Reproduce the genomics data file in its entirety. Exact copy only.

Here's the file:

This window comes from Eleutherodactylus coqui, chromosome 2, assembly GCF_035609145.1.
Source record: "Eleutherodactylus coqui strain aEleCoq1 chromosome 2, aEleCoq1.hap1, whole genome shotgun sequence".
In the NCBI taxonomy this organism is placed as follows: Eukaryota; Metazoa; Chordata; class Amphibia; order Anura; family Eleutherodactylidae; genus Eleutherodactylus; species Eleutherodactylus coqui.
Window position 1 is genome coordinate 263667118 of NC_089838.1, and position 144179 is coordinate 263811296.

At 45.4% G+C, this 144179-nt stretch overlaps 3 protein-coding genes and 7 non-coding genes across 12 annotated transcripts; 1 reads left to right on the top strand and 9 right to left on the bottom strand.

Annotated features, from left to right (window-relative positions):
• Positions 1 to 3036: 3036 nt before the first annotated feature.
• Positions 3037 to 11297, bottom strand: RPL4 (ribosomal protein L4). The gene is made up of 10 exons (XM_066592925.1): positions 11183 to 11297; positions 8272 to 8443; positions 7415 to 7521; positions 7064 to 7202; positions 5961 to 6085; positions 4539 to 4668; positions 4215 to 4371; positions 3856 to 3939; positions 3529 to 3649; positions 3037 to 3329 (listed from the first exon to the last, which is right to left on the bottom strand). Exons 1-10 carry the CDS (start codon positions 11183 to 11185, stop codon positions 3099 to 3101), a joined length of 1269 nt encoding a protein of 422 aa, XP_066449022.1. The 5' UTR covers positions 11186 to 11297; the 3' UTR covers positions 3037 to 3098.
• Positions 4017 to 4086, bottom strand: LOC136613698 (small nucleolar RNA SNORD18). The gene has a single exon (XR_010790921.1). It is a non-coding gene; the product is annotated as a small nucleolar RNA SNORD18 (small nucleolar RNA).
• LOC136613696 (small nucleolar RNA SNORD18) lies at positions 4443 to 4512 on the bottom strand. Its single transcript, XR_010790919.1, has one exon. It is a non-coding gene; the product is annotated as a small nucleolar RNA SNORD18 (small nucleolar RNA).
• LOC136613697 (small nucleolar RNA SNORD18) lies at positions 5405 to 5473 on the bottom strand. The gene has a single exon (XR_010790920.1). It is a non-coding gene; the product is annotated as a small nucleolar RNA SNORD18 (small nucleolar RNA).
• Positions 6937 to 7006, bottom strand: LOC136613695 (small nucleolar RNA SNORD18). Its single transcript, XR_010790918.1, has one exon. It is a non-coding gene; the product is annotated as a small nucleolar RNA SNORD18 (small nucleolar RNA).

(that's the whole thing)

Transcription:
This window comes from Eleutherodactylus coqui, chromosome 2, assembly GCF_035609145.1.
Source record: "Eleutherodactylus coqui strain aEleCoq1 chromosome 2, aEleCoq1.hap1, whole genome shotgun sequence".
In the NCBI taxonomy this organism is placed as follows: Eukaryota; Metazoa; Chordata; class Amphibia; order Anura; family Eleutherodactylidae; genus Eleutherodactylus; species Eleutherodactylus coqui.
Window position 1 is genome coordinate 263667118 of NC_089838.1, and position 144179 is coordinate 263811296.

At 45.4% G+C, this 144179-nt stretch overlaps 3 protein-coding genes and 7 non-coding genes across 12 annotated transcripts; 1 reads left to right on the top strand and 9 right to left on the bottom strand.

Annotated features, from left to right (window-relative positions):
• Positions 1 to 3036: 3036 nt before the first annotated feature.
• Positions 3037 to 11297, bottom strand: RPL4 (ribosomal protein L4). The gene is made up of 10 exons (XM_066592925.1): positions 11183 to 11297; positions 8272 to 8443; positions 7415 to 7521; positions 7064 to 7202; positions 5961 to 6085; positions 4539 to 4668; positions 4215 to 4371; positions 3856 to 3939; positions 3529 to 3649; positions 3037 to 3329 (listed from the first exon to the last, which is right to left on the bottom strand). Exons 1-10 carry the CDS (start codon positions 11183 to 11185, stop codon positions 3099 to 3101), a joined length of 1269 nt encoding a protein of 422 aa, XP_066449022.1. The 5' UTR covers positions 11186 to 11297; the 3' UTR covers positions 3037 to 3098.
• Positions 4017 to 4086, bottom strand: LOC136613698 (small nucleolar RNA SNORD18). The gene has a single exon (XR_010790921.1). It is a non-coding gene; the product is annotated as a small nucleolar RNA SNORD18 (small nucleolar RNA).
• LOC136613696 (small nucleolar RNA SNORD18) lies at positions 4443 to 4512 on the bottom strand. Its single transcript, XR_010790919.1, has one exon. It is a non-coding gene; the product is annotated as a small nucleolar RNA SNORD18 (small nucleolar RNA).
• LOC136613697 (small nucleolar RNA SNORD18) lies at positions 5405 to 5473 on the bottom strand. The gene has a single exon (XR_010790920.1). It is a non-coding gene; the product is annotated as a small nucleolar RNA SNORD18 (small nucleolar RNA).
• Positions 6937 to 7006, bottom strand: LOC136613695 (small nucleolar RNA SNORD18). Its single transcript, XR_010790918.1, has one exon. It is a non-coding gene; the product is annotated as a small nucleolar RNA SNORD18 (small nucleolar RNA).